snoop-doggystyleSlava P wrote this while wearing Coolwater Cologne.

You’re sitting in the passenger seat of a car. It’s a hot, muggy Los Angeles afternoon and you’re with your friend in his low-riding convertible, cruising down the boulevard as the wind gently pushes upon your jehri curl. The soundtrack for your excursion consists of melodic synthesizers, a deep bass, slow grooves, and the occasional background female vocals. You friend passes you a smoldering joint as you both sit in silence, listening to rhymes about fornication and felonies ooze through air, delivered in a lazy drawl where the words seemingly blend together in a syrupy flow. This is what listening to Doggystyle should feel like. Unfortunately, it’s not an experience that’s easy to mimic, nor is it a time frame that one can revisit.

That’s why, upon having to retrospectively review Doggystyle, a classic in the hip-hop canon and one that I missed out on in my early years, I was faced with a horrible problem: I didn’t like it. It’s not that I didn’t like the lyrics, or the beats, or the songs as a whole, it’s just that I couldn’t consider it great. For me to consider an album great it needs to be thematically timeless, sonically irreplicable, and act as a solid touch-point for the artist’s future career. If I were to listen to this album in a vacuum, I would adore it. However, knowing what happens to artist, the producer, and the genre itself, it takes too much away from the project for me to be able to enjoy it in 2013.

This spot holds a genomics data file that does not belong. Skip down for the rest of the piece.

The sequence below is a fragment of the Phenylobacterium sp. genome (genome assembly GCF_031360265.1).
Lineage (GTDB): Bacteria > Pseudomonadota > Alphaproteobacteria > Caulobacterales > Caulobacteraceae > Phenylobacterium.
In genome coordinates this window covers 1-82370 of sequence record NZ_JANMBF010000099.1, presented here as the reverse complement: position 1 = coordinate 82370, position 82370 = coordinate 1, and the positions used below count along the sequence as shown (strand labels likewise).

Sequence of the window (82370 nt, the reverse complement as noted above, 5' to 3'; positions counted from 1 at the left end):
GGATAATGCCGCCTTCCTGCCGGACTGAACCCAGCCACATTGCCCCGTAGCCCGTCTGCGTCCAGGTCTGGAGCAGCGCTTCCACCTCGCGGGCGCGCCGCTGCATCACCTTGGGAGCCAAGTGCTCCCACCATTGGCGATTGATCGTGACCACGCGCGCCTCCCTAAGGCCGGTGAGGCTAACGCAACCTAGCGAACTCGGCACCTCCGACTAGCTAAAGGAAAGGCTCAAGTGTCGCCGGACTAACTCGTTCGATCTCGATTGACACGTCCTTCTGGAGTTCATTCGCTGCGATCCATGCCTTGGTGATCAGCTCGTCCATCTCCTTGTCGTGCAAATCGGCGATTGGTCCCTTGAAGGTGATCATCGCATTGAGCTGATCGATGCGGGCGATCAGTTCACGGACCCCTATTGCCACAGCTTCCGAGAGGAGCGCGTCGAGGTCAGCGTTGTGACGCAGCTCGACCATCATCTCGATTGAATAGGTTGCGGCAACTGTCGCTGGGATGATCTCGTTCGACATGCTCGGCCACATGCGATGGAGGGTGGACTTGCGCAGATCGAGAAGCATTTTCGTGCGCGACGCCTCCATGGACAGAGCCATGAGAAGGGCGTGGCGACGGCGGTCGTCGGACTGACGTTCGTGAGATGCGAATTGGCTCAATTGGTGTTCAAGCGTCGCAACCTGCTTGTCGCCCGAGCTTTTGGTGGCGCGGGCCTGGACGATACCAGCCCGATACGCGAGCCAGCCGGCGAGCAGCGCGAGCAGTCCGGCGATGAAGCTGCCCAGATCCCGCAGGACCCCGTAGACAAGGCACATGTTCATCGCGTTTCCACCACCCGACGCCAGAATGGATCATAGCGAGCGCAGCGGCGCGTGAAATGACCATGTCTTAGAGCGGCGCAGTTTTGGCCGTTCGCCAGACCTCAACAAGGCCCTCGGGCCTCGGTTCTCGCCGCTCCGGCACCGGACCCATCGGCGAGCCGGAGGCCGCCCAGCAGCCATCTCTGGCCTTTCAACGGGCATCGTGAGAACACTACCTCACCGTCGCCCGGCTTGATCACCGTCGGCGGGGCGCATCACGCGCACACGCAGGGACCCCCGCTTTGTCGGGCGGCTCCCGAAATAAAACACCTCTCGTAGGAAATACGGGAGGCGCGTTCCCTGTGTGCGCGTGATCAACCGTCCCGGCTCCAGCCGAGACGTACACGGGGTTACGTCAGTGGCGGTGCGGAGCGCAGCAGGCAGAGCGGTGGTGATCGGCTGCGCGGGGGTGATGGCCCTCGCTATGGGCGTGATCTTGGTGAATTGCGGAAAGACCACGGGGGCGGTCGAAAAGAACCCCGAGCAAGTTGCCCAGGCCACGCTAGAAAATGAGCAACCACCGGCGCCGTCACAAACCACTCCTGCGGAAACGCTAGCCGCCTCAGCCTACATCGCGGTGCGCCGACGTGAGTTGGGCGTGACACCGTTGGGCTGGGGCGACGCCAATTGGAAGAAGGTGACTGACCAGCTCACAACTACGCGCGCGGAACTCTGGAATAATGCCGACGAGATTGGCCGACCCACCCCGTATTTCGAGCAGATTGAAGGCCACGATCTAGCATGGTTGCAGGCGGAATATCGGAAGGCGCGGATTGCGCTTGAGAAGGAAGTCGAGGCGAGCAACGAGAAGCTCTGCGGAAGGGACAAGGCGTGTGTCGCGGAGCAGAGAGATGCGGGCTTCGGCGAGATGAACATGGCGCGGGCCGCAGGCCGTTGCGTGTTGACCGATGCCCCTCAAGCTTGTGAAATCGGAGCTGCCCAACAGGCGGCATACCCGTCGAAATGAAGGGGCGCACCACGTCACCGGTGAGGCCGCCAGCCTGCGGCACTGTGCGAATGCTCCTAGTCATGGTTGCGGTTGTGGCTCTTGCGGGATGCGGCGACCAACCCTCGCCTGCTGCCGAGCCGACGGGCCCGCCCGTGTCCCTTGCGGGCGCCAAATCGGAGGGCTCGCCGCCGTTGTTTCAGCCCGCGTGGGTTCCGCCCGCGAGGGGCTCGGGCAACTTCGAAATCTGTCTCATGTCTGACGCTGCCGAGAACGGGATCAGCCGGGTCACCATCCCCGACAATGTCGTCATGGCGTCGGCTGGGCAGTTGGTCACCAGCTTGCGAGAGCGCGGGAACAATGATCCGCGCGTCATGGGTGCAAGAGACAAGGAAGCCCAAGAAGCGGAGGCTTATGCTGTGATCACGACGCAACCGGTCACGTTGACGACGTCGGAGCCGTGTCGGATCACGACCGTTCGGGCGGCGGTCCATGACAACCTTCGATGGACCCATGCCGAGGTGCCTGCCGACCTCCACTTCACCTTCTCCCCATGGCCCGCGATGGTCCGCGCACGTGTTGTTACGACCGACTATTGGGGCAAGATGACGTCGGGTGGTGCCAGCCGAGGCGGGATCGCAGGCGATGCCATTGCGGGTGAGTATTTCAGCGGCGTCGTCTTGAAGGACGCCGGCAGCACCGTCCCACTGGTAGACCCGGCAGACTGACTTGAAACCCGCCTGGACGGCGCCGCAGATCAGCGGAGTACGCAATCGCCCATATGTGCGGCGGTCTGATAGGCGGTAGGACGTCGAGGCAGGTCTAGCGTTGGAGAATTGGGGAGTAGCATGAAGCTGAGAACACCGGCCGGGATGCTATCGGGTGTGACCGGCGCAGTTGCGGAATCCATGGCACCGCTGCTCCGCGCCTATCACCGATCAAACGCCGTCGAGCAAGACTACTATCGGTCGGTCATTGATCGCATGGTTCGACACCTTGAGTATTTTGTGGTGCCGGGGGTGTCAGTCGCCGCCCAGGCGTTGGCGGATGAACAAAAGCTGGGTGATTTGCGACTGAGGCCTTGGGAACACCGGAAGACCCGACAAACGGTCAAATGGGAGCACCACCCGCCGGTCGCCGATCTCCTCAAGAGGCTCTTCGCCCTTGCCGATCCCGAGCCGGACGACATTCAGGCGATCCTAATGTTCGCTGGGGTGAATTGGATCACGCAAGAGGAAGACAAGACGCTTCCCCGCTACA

The album acts as a blueprint for what gangsta rap should sound like. It’s angry, threatening, direct, scary, and rooted in reality. Doggystyle was released just one year after the Rodney King Riots in May of 1992, a race riot that turned LA into a warzone for days and painted that area as violent and unstable in the years to come. Those events undoubtedly painted Snoop’s worldview and caused him to be mindful of what he decided to put on wax. The rapping in Doggystyle starts off celebratory with the “G Funk Intro” and “Gin and Juice,” before shifting to serious in the middle of the album with “Murder Was The Case,” “Serial Killa” and “Who Am I.” It then stays fairly serious with a healthy pinch of bravado for the remainder of the album with songs like “Gz and Hustlas,” and “Pump Pump.” With this type of output, Snoopy was giving the public exactly what they needed at the time: something jubilant but done with a sneer.

Dr. Dre’s production skills are on full display. The way that Snoop’s lackadaisical flow snaps perfectly into Dre’s drums is special, and no song seems to overstay its welcome. The record is broken up with interludes and skits that feature distinguishable characters and are comical without trying too hard. It’s the archetypal example of g-funk — second only to The Chronic in how it mixes the high-pitched synthesizers with the booming drums to give you a distinctly West Coast feel.

All of the videos are highly cinematic and almost all involve characters with defined personalities and etched-out roles. They feature parents, pimps and animorphing canines. With these, Snoop both took over MTV’s time slots while redefining the way that music videos should be shot and shining a light on the community that he grew up in. None of the videos from Doggystyle were explicitly violent, but they also never gave you the impression that they were made from a safe place.

So with all of the above being said, why do I still not like this album? I guess my problem is that some things never change, but most things do.